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Bomb attacks in Nigerian capital of Abuja kill at least 18 people

The blasts, which injured 40 others, occurred on the outskirts of the Nigerian capital, in the townships of Nyanya and Kuje.

By Fred Lambert
Bomb attacks in Nigerian capital of Abuja kill at least 18 people
Multiple bomb blasts in the Nigerian capital of Abuja killed at least 18 people and injured another 40 on Oct. 2, 2015. No groups have claimed responsibility for the blasts, but terrorist group Boko Haram, which has conducted similar attacks across Nigeria and neighboring countries since 2009, is suspected. Photo by Chippla/ Wikimedia Commons.

ABUJA, Nigeria, Oct. 4 (UPI) -- A series of blasts that killed at least 18 people on the outskirts of the Nigerian capital of Abuja on Friday are being blamed on terrorist group Boko Haram.

The BBC reports the first two attacks occurred in Kuje township, where a suicide bomber detonated near a police station and another bomb exploded in a market, and a third was reported at a bus stop in Nyanya, which was targeted by Boko Haram last year.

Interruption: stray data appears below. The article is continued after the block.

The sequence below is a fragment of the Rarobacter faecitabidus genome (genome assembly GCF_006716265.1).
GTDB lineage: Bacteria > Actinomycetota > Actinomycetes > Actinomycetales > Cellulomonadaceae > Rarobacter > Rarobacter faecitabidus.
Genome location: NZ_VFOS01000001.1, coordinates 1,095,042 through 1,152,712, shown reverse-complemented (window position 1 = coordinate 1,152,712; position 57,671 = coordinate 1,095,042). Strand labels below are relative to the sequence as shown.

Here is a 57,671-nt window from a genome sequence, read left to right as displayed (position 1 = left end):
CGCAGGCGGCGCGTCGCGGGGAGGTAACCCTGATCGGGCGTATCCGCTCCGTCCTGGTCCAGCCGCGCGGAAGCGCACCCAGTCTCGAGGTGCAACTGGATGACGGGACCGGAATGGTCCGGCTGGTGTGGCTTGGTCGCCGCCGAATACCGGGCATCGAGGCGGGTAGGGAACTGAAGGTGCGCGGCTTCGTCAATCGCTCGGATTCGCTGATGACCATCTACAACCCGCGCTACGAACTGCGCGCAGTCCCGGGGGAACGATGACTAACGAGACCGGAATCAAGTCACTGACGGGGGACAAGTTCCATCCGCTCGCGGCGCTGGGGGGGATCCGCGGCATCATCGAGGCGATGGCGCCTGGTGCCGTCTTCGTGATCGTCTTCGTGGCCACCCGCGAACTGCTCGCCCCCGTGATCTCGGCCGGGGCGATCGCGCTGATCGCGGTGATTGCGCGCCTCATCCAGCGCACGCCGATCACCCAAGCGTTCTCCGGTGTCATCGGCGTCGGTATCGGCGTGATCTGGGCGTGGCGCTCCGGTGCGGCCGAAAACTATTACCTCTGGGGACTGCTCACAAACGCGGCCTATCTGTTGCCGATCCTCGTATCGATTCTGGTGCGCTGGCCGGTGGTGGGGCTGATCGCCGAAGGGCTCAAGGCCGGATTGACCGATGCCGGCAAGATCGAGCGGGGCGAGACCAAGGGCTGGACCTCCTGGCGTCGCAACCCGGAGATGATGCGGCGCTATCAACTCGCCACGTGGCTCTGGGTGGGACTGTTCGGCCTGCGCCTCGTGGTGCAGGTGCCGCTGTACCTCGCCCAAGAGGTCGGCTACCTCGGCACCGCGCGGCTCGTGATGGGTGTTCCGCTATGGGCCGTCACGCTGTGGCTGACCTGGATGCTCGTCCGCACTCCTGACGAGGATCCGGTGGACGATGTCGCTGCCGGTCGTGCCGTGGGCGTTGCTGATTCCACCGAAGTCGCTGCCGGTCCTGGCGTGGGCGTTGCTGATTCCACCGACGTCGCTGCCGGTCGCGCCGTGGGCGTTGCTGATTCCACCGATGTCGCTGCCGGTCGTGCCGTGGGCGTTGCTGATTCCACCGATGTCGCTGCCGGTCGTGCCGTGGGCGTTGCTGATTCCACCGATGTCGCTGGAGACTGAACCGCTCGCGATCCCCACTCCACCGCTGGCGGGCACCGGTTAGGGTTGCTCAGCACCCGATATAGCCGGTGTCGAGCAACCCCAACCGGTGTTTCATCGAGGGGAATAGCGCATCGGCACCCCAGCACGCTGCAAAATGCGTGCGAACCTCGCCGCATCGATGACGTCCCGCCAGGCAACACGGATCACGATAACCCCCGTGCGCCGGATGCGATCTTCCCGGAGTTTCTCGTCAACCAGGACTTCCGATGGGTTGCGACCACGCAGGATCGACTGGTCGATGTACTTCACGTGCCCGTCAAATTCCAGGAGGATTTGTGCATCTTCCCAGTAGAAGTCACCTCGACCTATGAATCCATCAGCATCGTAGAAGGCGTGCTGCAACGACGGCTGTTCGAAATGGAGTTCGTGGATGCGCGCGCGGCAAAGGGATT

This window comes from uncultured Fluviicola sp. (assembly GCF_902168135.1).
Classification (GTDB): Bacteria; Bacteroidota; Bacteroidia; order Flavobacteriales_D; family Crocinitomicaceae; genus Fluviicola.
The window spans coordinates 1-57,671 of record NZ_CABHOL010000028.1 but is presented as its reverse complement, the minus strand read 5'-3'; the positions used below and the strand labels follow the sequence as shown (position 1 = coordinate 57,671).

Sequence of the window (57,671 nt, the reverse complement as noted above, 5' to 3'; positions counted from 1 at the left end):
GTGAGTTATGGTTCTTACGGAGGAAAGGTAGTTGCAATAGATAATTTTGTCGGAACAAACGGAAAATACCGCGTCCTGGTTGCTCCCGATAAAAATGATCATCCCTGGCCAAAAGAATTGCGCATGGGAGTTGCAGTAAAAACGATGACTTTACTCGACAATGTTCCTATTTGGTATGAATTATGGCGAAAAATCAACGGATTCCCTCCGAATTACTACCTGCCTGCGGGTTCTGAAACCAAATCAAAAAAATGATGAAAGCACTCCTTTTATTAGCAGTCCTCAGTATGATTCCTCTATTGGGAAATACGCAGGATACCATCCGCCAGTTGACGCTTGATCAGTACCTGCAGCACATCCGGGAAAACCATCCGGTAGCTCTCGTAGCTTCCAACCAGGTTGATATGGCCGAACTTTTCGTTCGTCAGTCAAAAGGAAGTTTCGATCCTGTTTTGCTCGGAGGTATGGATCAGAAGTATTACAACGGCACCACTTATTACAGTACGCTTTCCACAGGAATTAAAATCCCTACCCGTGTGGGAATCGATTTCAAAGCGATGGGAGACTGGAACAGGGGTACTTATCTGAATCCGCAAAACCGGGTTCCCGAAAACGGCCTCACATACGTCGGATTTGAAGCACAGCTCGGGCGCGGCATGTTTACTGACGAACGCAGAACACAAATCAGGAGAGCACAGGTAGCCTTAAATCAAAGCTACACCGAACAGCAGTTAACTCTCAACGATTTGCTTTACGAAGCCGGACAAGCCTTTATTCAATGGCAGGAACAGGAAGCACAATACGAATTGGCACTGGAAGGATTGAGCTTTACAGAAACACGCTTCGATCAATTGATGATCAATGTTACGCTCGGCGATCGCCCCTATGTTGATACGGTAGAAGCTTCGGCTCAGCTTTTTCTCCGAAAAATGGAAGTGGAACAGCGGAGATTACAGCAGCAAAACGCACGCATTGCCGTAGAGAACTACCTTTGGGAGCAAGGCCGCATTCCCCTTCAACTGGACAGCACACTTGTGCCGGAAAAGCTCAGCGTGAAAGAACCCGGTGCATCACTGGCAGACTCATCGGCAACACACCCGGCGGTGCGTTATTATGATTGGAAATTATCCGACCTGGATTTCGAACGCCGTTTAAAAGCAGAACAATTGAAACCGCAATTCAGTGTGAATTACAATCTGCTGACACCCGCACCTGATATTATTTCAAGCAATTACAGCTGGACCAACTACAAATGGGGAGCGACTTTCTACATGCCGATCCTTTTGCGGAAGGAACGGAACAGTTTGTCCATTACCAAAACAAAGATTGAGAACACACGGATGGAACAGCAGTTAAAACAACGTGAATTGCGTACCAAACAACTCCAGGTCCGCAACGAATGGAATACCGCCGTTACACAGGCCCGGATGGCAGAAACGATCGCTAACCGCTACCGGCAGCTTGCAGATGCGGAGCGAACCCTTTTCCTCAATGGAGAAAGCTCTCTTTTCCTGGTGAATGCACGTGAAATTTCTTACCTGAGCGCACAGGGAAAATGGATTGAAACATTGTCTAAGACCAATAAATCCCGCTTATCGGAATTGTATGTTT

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Another 40 people were injured in the attacks, which have not been claimed by any groups.

President Muhammadu Buhari, who was elected earlier this year on a pledge to destroy Boko Haram, tweeted his condolences, saying his "heart goes out to the families of the dead and injured in Abuja and other parts of the country."

"Our will cannot be broken; evil will never triumph over good," he wrote. "We will be rid of this evil stalking our land."

Since 2009, Islamic terrorist group Boko Haram has conducted a series of suicide attacks, mass kidnappings, executions and assaults on remote military bases and villages, usually in northeastern Nigerian states, such as Borno and Yobe. The group seeks the establishment of an Islamic state and has extended its attacks into neighboring countries, such as Cameroon, Chad and Niger.

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On Sunday, multiple suicide bombings in Diffa, Niger, are reported to have killed at least 10 people, including five civilians, a policeman and the four bombers.

The same day, the Nigerian Labour Congress, a group of trade unions in the country, said the Friday attacks in Abuja were an attempt by Boko Haram to embarrass the Nigerian government after it made claims of recent victories over the militants.

Also on Sunday, Nigeria's main opposition party, the People's Democratic Party, is reported to have condemned Friday's bombings, which came one day after similar attacks in Maiduguri, in Borno state, killed 14 people and injured 39 others -- and less than 24 hours after Nigeria celebrated its 55th independence anniversary.

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